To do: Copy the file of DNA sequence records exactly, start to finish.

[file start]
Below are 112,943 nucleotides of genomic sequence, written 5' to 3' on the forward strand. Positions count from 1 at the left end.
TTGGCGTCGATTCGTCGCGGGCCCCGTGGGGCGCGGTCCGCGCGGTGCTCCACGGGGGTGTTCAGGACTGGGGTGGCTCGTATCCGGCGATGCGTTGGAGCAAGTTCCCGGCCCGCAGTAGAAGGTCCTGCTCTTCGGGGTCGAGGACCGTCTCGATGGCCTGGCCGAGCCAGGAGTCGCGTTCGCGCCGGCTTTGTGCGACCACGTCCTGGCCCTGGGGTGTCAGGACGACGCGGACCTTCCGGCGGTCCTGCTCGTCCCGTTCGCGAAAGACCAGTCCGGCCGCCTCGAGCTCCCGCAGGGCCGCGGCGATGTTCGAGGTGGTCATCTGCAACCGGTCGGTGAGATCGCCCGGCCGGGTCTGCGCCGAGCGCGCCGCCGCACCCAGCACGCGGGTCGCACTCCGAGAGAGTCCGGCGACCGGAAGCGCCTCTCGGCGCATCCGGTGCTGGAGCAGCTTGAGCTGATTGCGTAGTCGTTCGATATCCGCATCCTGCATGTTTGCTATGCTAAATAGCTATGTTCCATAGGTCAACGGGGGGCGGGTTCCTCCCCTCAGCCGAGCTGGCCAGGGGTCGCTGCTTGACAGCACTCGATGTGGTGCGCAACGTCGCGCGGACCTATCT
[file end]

Below are 112,943 nucleotides of genomic sequence, written 5' to 3' on the forward strand. Positions count from 1 at the left end.
TTGGCGTCGATTCGTCGCGGGCCCCGTGGGGCGCGGTCCGCGCGGTGCTCCACGGGGGTGTTCAGGACTGGGGTGGCTCGTATCCGGCGATGCGTTGGAGCAAGTTCCCGGCCCGCAGTAGAAGGTCCTGCTCTTCGGGGTCGAGGACCGTCTCGATGGCCTGGCCGAGCCAGGAGTCGCGTTCGCGCCGGCTTTGTGCGACCACGTCCTGGCCCTGGGGTGTCAGGACGACGCGGACCTTCCGGCGGTCCTGCTCGTCCCGTTCGCGAAAGACCAGTCCGGCCGCCTCGAGCTCCCGCAGGGCCGCGGCGATGTTCGAGGTGGTCATCTGCAACCGGTCGGTGAGATCGCCCGGCCGGGTCTGCGCCGAGCGCGCCGCCGCACCCAGCACGCGGGTCGCACTCCGAGAGAGTCCGGCGACCGGAAGCGCCTCTCGGCGCATCCGGTGCTGGAGCAGCTTGAGCTGATTGCGTAGTCGTTCGATATCCGCATCCTGCATGTTTGCTATGCTAAATAGCTATGTTCCATAGGTCAACGGGGGGCGGGTTCCTCCCCTCAGCCGAGCTGGCCAGGGGTCGCTGCTTGACAGCACTCGATGTGGTGCGCAACGTCGCGCGGACCTATCT